The Upper Palaeolithic is best understood period of the Old Stone Age, beginning shortly after the extinction of Homo neanderthalensis and the encroachment of the new hominin Homo sapiens from Africa into Europe.
The Upper Palaeolithic is marked by the dominance of artefacts, left behind by our ancestors. When compared to more recent times particularly to the advent of farming 10,000 years ago, evidence for how our Upper Palaeolithic ancestors lived and ordered their societies is very much lacking. Recently, questions are beginning to be raised about how we prejudge Upper Palaeolithic hominins.
Claire Heckel of the American Museum of Natural History, in association with the French National Centre for Scientific Research (CNRS) wants to harness the power of statistics and the archaeological record to understand the level societal complexity. Many decades ago, archaeologists assumed that early hunter-gatherers were simple people with simple societal structure. The rise of farming in the fertile crescent was argued to be a sharp contrast to what came before, with the sudden need to settle, develop states and thereafter kingdoms. Archaeologist today can’t entirely shed their idea of the contrast between the two moments in time. The question here is: Have we exaggerated the simplicity of Upper Palaeolithic hominins?
In order to begin to answer this question, we first need to find evidence of how Upper Palaeolithic society was structured. Heckel was very interested in what a tiny insignificant object like a bead could tell us about Upper Palaeolithic society. These Basket-shaped beads were found at four archaeological caves and rock shelters in Aquitaine, southern France. The beads are extremely interesting due to the projected time and effort needed to craft them. Some of the beads were made from steatite (soapstone), which is a talc-schist metamorphic rock, which got its name from the soapy feel of the talc in the rock. While others were crafted from mammoth ivory, broken into segments in a five-stage process.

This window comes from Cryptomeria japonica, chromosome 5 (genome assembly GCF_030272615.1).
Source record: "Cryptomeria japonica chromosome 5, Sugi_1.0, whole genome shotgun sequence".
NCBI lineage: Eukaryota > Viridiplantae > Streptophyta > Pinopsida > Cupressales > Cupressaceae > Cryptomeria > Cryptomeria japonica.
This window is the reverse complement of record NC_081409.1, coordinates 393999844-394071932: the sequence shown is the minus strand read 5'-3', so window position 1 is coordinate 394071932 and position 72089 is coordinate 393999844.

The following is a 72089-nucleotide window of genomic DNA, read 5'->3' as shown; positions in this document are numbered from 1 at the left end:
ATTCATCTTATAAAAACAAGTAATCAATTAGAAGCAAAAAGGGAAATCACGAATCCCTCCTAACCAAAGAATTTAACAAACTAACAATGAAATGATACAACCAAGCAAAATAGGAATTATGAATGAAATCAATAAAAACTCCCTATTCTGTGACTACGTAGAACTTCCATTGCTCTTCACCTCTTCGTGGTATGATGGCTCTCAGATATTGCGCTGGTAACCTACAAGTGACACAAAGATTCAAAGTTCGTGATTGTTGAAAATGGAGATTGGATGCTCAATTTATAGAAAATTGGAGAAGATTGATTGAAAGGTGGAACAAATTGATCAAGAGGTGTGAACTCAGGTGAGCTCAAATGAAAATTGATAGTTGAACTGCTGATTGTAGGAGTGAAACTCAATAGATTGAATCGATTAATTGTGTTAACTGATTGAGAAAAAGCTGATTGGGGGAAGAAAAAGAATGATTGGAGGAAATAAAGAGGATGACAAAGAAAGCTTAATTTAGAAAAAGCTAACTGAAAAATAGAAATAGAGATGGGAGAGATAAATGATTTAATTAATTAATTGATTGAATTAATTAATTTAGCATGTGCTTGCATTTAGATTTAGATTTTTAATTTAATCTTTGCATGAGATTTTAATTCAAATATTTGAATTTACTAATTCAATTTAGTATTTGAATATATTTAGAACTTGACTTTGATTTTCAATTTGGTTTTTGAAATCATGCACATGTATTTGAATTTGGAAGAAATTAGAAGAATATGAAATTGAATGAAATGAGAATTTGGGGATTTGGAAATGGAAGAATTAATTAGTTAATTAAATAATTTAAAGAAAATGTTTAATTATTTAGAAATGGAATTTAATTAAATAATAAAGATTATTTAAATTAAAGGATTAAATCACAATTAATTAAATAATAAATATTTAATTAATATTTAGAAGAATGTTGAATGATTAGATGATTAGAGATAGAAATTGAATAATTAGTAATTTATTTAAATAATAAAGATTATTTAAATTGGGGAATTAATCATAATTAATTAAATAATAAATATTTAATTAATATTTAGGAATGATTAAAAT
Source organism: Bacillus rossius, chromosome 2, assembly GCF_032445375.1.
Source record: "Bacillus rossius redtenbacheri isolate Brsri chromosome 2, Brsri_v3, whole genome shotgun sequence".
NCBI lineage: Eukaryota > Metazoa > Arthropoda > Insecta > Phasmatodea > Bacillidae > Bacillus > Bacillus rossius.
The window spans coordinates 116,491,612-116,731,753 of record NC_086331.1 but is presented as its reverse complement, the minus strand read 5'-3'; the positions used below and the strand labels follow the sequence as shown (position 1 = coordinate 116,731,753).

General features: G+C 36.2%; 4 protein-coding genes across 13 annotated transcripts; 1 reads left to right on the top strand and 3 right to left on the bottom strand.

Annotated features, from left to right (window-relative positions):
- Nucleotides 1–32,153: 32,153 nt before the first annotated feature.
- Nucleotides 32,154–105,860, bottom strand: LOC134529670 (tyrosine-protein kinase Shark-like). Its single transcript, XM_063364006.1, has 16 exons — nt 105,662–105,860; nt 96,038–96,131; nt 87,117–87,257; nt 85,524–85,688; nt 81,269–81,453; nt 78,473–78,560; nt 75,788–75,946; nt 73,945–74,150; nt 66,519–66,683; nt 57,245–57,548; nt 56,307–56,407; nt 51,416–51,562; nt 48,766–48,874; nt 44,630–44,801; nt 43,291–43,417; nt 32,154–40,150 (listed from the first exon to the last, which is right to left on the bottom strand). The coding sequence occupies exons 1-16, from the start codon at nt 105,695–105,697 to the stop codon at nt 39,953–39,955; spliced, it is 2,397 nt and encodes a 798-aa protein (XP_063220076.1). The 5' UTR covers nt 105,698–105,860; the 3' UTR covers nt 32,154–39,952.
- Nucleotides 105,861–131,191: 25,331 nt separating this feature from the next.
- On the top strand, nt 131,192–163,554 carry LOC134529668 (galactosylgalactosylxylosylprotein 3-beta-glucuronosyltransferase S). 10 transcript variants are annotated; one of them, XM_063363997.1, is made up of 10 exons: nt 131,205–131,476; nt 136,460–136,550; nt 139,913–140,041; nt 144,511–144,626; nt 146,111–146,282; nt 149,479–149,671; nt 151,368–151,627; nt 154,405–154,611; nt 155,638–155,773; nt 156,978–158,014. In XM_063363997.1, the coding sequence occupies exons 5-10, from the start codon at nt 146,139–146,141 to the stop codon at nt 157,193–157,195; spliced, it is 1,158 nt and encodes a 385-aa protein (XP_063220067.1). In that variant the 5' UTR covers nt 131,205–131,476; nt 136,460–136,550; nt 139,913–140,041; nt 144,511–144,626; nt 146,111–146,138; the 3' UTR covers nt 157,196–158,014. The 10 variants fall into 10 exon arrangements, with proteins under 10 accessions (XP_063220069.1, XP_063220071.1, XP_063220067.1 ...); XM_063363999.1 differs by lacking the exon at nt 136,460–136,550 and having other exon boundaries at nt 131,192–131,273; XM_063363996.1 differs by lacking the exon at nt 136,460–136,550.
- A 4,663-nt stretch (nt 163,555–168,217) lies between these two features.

The archaeological record has not always been very clear in shedding light on the past and so many anthropologists have appealed to ethnography to help explain what we see in the archaeological record. Many forget that what happens to the Kalahari Bushmen cannot count as a way of explaining the Upper Palaeolithic hominins of frozen Europe. The first archaeologists to try to use ethnography, was Dr. Lewis Binford who lived with the Nunamuit of Alaska as a way of peeking into life in Late Glacial Europe. This was flawed logic because it does not count as evidence and we need to return to the archaeological record to the direct clues. That is what Claire Heckel is doing here, by using morphometric analysis of 402 basket-shaped beads, the level of standardisation can be quantified.
Taking 6,432 data points on the 402 basket-shaped beads, Heckel used Analysis of Variance (ANOVA) to compare and contrast the shape and form of the beads from 4 cave and rock shelter sites. The results suggested that bead production was a highly standardised process and the statistical analyses were compared to those of Neolithic and Bronze age archaeological sites throughout the world, the level of mastery was comparable to the bead production specialisation during the advent of farming. There has been some debate as to how we should describe craft work in the Upper Palaeolithic.
For example, Jacques Pelegrin argued in 2007, that the word Mastery should be used to describe intensive craft work in the Upper Palaeolithic, while the word specialisation should be used to describe intensive craft work in the Neolithic. This debate continues today but however you phrase it, there is exchange taking place in the region of Aquitaine, southern France. Exposures of Steatite are easily identifiable compared to mammoth ivory, part of a biological organism that roamed the landscape. We can gauge the distance the steatite travelled from the source to the cave or rock shelter sites, an impossible task to overcome when it comes to ivory.
Heckel proposed three different models to explain the archaeological record in Aquitaine. Model 1 suggested that there was a single point in the region, where these beads were produced and distributed from there. Model 3 suggested that the Upper Palaeolithic nomadic groups crafted the beads at the four caves sites. But it was Model 2 that best fitted the above statistical analyses, suggesting that there were multiple territories with their own individual centre of production, while exchange and distribution resulted in the deposition at the cave and rock shelter sites. Heckel’s work is only the beginning of a long research process to see if we have exaggerated the simplicity of Upper Palaeolithic societal structure. Based on the basket-shaped beads found at the early Aurignacian archaeological sites, a small group of people appear to be spending a great deal of time crafting these beautiful objects.
Written by Charles T. G. Clarke